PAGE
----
One to Watch: Hillary Clinton
With the primaries heating up, it seems appropriate to cover a candidate’s direct mail. In the case of Hillary Clinton, not only has she recently come back from a loss in Iowa to win New Hampshire, her fundraising mail also is deserving of some praise. In the corner card, a stylized “Hillary for President” stands out over a version of the American flag; the only other words on the #10 are “campaign update” repeated across the middle three times (Archive code #608-710054-0710).
Inside is a complete direct mail package, with a two-page memo, a reply form, a buckslip and a BRE. Rather than use the stand letter approach, it choose to use a two-page memo format in order to possibly lend the mailing an official/insider tone—and it comes from Senator Clinton’s campaign manager. The “RE” in the memo? “Our Campaign’s Action Plan for Victory.” That “action plan” includes references to the campaign’s overriding themes, the need to raise more campaign money (never enough of that, it seems) and a bulleted list of what “we have accomplished so far with your support.” The memo closes with a four-point action plan for victory, as promised earlier.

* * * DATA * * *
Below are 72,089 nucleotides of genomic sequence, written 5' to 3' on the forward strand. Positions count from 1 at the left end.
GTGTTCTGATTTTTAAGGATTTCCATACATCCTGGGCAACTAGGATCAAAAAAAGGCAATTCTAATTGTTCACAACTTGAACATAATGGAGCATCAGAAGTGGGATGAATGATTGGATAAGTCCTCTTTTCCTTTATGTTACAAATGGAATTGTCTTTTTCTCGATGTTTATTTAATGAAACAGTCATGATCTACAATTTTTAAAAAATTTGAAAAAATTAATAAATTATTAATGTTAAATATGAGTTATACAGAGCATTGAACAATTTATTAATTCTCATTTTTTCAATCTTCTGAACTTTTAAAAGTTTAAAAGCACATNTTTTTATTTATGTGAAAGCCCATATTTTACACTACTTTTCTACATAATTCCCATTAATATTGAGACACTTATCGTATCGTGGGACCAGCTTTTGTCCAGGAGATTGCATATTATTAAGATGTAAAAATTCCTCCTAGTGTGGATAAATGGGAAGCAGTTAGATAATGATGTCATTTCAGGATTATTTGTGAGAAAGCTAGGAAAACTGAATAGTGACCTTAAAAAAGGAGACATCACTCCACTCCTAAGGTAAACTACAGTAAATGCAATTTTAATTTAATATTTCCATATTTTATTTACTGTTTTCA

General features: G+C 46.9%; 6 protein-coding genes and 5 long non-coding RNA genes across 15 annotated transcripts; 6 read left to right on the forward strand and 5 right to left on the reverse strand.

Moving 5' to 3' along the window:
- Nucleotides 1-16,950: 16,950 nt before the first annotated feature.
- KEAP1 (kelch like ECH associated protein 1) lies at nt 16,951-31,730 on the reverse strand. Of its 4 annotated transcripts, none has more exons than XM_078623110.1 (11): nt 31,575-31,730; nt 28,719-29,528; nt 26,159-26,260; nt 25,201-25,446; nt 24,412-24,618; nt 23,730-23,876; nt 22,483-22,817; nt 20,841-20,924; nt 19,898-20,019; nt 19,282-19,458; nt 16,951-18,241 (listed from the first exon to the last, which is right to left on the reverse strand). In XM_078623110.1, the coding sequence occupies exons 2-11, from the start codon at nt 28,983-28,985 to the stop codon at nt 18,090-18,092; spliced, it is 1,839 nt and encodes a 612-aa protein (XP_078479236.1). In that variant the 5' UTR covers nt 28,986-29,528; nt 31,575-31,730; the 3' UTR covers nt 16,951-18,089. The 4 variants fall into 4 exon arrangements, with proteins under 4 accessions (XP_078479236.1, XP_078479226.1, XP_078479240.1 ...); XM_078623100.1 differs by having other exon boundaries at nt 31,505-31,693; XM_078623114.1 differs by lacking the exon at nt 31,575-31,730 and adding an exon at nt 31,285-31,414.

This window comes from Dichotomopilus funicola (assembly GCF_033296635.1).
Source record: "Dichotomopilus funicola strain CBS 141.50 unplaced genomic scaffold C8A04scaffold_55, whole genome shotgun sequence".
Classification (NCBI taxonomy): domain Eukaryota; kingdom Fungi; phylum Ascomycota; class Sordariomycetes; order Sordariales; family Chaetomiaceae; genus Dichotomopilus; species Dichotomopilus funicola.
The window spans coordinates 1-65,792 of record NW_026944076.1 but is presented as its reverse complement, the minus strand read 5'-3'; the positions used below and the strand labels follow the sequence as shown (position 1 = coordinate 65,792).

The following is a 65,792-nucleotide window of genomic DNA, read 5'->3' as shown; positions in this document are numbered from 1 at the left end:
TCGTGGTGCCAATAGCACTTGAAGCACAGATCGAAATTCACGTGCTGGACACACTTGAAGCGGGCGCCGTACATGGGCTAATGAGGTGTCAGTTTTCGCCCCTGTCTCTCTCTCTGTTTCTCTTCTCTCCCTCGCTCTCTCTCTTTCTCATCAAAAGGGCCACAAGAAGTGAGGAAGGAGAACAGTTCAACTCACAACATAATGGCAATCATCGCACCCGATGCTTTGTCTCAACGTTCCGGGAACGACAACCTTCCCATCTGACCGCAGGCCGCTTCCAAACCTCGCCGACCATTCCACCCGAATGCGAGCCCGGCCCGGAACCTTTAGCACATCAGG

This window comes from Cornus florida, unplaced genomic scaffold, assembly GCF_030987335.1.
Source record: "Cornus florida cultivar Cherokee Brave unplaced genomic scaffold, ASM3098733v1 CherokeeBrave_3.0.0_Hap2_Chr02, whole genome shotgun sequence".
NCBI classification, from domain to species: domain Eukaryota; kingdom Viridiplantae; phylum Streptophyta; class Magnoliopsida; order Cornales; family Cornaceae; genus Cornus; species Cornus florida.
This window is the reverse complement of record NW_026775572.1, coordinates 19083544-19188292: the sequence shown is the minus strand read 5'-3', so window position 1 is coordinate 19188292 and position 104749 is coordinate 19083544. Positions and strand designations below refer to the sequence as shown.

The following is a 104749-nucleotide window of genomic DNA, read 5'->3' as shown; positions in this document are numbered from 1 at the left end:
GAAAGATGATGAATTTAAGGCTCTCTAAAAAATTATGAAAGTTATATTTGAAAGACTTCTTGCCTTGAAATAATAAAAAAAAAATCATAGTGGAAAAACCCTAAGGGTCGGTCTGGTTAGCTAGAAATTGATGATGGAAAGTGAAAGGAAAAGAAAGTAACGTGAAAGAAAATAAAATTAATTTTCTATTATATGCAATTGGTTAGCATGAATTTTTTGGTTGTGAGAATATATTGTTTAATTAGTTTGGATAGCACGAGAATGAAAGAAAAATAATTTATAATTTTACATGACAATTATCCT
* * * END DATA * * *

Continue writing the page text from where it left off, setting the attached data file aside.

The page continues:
What takes this political fundraising mail piece to the “One to Watch” level, however, is the buckslip. Made of thick, coated card stock, it appears to be made to carry around. One side features the campaign’s logo and the other “10 reasons to support Hillary Clinton for President and help make history.” Reminiscent of Rudy Giuliani’s “12 Pledged Oaths” on his reply form, this list is a lot more specific, such as “To return to fiscal responsibility, move back toward a balanced budget, and safeguard Social Security and Medicare for future generations.”